"In the past I have come up against teams that will put an extra man on you and will find ways and tactics to keep you out of the game so I just have to think of other ideas to get my team-mates involved."
With Piutau's addition to a backline already stacked full of Irish international talent giving Kiss a selection headache when all are fit and firing, Scarlets have a similar wealth of options. With Jonathan Davies back in midfield, alongside Piutau's old team-mate Parkes, Wales international Scott Williams finds himself on the bench.
"The potential they have makes them even more dangerous because they haven't won yet," said Piutau.
"They will be hoping to put on the type of performance they believe they're capable of. I heard their back three are great counter attackers and they have a lot of strike power."
Come this evening, he'll see for himself in a battle the Kingspan fans eagerly await.
The key battle
Sean Reidy: Two sides with potent backlines, the key battle this evening will be between the men trying to secure ball for those behind the pack. Both teams have frequently used twin open sides in their back row with flanker a real area of strength for Scarlets. Alongside Rio Olympic Sevens silver medalist James Davies who plays at eight, tonight’s visitors are able to field experienced Scottish international.
John Barclay: John Barclay in the number seven jersey. Dogged and quick to get over the ball, if Barclay is prominent then Scarlets’ backs can do the rest. With Chris Henry and Marcell Coetzee injured, much will rest for Ulster on Sean Reidy. Something of an all-round open side, the man who made his Ireland debut in June after a fantastic season last year will need to focus on the more traditional values of the position and influence the breakdown.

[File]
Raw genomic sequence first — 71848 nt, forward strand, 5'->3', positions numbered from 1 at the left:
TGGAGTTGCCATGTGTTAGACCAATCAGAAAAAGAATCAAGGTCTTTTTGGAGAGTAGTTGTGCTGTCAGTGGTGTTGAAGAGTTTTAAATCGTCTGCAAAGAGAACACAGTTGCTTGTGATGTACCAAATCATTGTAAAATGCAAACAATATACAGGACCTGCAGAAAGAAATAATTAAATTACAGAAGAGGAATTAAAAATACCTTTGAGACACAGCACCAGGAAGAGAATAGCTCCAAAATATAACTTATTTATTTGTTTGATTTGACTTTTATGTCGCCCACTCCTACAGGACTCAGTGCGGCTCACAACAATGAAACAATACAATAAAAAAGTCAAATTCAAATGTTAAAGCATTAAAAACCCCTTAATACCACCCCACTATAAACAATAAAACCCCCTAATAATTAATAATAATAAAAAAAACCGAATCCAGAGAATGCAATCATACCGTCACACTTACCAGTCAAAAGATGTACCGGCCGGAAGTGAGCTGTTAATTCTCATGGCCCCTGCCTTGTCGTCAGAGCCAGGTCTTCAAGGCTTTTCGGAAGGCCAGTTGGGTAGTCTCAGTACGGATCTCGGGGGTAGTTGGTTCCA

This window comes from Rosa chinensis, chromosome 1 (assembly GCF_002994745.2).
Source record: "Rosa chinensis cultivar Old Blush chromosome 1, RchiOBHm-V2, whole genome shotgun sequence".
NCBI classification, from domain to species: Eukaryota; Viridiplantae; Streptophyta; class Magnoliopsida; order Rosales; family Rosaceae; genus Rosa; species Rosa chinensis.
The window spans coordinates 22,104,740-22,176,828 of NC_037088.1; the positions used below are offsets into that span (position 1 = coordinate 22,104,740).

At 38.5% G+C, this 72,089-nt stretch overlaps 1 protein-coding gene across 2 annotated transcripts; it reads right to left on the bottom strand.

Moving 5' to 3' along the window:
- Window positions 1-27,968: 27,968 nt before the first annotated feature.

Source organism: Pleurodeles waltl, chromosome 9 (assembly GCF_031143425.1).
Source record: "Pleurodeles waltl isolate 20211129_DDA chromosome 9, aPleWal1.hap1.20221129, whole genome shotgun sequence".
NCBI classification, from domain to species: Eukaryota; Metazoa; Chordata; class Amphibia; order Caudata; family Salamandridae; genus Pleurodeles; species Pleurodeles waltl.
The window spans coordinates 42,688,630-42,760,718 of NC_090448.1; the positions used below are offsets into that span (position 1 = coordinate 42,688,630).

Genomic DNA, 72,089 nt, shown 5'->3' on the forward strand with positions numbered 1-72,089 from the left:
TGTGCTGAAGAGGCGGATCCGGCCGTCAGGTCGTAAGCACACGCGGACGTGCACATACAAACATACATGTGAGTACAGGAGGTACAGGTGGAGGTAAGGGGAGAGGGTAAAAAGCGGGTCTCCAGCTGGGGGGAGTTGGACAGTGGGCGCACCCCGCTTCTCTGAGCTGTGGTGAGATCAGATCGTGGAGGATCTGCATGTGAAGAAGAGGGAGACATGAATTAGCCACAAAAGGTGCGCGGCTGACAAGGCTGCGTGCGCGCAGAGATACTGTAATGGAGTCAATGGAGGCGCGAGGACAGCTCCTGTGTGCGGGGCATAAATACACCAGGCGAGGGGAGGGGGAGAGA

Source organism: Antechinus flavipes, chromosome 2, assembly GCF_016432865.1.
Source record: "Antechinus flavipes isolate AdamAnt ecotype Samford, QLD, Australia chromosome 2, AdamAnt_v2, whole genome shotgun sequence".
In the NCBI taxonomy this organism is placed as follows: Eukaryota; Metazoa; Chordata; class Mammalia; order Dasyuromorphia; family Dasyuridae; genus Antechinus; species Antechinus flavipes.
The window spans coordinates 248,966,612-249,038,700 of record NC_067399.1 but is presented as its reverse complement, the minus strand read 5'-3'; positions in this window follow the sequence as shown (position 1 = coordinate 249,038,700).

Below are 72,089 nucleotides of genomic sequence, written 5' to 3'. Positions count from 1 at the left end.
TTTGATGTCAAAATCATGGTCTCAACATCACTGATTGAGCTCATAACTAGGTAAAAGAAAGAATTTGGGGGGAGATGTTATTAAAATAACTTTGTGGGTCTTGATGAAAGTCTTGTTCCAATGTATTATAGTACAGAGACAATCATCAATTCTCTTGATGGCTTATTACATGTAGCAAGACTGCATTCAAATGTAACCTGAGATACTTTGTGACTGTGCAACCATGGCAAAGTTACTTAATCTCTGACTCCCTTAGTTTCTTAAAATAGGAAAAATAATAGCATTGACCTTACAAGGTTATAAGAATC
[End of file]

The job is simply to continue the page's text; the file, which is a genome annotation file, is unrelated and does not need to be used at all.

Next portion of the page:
Having lost both of their opening games this season, and failed to take even a losing bonus point from either, the struggling Scarlets have been one of the PRO12’s early surprises. A team who like to play very much like Ulster, their efforts to move the ball wide at pace have been hampered by some poor weather in the first two weeks. With an improvement on that front expected tomorrow, there’ll be no such excuses but Ulster will have taken note of their opponent’s issues up front so far. Against both Munster and Edinburgh, the Scarlets’ scrum creaked in the absence of first-choice props Rob Evans and Samson Lee. While Ulster have had injury issues of their own in the front row, and are still waiting for Rory Best to make his first appearance of the season, it is an area that they will surely target. If Scarlets again fail to get much of a platform from their pack, their star-studded back line will struggle to influence proceedings.
The main threats
While much has been said of Ulster’s off-season recruitment coming into this campaign, Scarlets were raising eybrows themselves with some big-name additions. Welsh international and 2013 Lion Jonathan Davies was brought back home from a mixed spell in Clermont and starts in midfield this evening. Rhys Patchell made the shorter journey from Cardiff to fill the 10 jersey, however former Crusaders wing Johnny McNicholl will not arrive until later in the year. Liam Williams has been a star in the side for a handful of seasons but his influence seems to be growing week on week and he will start on the wing this evening having switched from full-back. A swift counter-attacker, Williams is also keen to engage his opposing back three in an aerial battle. In back rowers John Barclay and James Davies the Llanelli outfit are capable of bossing the breakdown which could tip the scales in their favour even with a struggling scrum. With Ulster’s usual line-out caller Franco van der Merwe on the bench, Welsh international Jake Ball will look to dominate the set-piece.